MAINTENANCE ALLOCATION CHART
Section I. INTRODUCTION
a. This section provides a general explanation of all maintenance and repair functions authorized at various
b. The Maintenance Allocation Chart (MAC) in Section II designates overall responsibility for the performance of
maintenance functions on the identified end item or component. The implementation of the maintenance functions upon
the end item or component will be consistent with the assigned maintenance functions.
c. Section III lists the special tools and test equipment required for each maintenance function as referenced from
Section II.(Not applicable).
d. Section IV contains supplemental instructions on explanatory notes for a particular maintenance function. (Not
C-2. Maintenance Functions
a. Inspect. To determine the serviceability of an item by comparing its physical, mechanical and/or electrical
characteristics with established standards through examination.
b. Test. To verify serviceability and detect incipient failure by measuring the mechanical or electrical characteristics
of an item and comparing those characteristics with prescribed standards.
c. Service. Operations required periodically to keep an item in proper operating condition, i.e., to clean
(decontaminate), to preserve, to drain, to paint, or to replenish fuel, lubricants, hydraulic fluids, or compressed air
d. Adjust. To maintain, within prescribed limits, by bringing into proper or exact position, or by setting the operating
characteristics to specified parameters.
e. Align. To adjust specified variable elements of an item to bring about optimum or desired performance.
f. Calibrate. To determine and cause corrections to be made or to be adjusted on instruments or test measuring
and diagnostic equipments used in precision measurement. Consists of comparisons of two instruments, one of which is
a certified standard of known accuracy, to detect and adjust any discrepancy in the accuracy of the instrument being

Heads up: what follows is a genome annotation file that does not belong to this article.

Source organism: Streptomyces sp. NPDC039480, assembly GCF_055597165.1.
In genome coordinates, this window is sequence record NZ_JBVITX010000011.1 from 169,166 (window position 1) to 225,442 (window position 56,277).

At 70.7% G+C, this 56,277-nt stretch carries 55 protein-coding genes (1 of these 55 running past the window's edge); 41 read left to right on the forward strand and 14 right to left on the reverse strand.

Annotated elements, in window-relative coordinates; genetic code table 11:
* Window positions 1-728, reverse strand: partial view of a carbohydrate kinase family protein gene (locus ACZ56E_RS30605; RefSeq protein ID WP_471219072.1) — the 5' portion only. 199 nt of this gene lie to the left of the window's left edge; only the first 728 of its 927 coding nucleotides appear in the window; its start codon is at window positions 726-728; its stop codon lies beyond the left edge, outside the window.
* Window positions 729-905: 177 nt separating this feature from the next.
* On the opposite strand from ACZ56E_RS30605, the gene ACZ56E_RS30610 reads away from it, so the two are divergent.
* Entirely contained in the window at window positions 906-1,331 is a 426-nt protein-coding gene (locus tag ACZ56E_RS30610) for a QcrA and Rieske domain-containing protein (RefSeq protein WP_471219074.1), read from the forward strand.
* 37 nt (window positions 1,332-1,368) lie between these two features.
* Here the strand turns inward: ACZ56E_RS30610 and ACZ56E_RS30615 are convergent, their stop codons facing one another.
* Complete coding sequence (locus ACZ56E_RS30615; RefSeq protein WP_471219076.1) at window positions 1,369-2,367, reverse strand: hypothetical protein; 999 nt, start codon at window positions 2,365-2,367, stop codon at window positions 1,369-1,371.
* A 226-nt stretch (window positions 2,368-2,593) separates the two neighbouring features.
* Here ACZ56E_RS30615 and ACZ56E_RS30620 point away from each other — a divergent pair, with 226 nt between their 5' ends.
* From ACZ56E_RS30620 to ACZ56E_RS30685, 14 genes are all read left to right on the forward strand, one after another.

g. Install The act of emplacing, seating, or fixing into position an item, part, or module (component or assembly) in
a manner to allow the proper functioning of an equipment or system.
h. Replace. The act of substituting a serviceable like type part, subassembly, or module (component or assembly)
for an unserviceable counterpart.
i. Repair. The application of maintenance services (inspect, test, service, adjust, align, calibrate, or replace) or
other maintenance actions (welding, grinding, riveting, straightening, facing, remachining, or resurfacing) to restore
serviceability to an item by correcting specific damage, fault, malfunction, or failure in a part, subassembly, module
(component or assembly), and item, or system.
j. Overhaul. That maintenance effort (services/ actions) necessary to restore an item to a completely
serviceable/operational condition as pre- scribed by maintenance standards (i.e., DMWR) in appropriate technical
publications. Overhaul is normally the highest degree of maintenance performed by the Army. Overhaul does not
normally return an item to like new condition.
k. Rebuild. Consists of those services/actions necessary for the restoration of unserviceable equipment to a like
new condition in accordance with original manufacturing standards. Rebuild is the highest degree of material
maintenance applied to Army equipment. The rebuild operation includes the act of returning to zero those age
measurements (hours/miles, etc). considered in classifying Army equipments/components.
C-3. Column Entries Used in the MAC
a. Column 1, Group Number. Column 1 lists group numbers, the purpose of which is to identify components,
assemblies, subassemblies, and modules with the next higher assembly.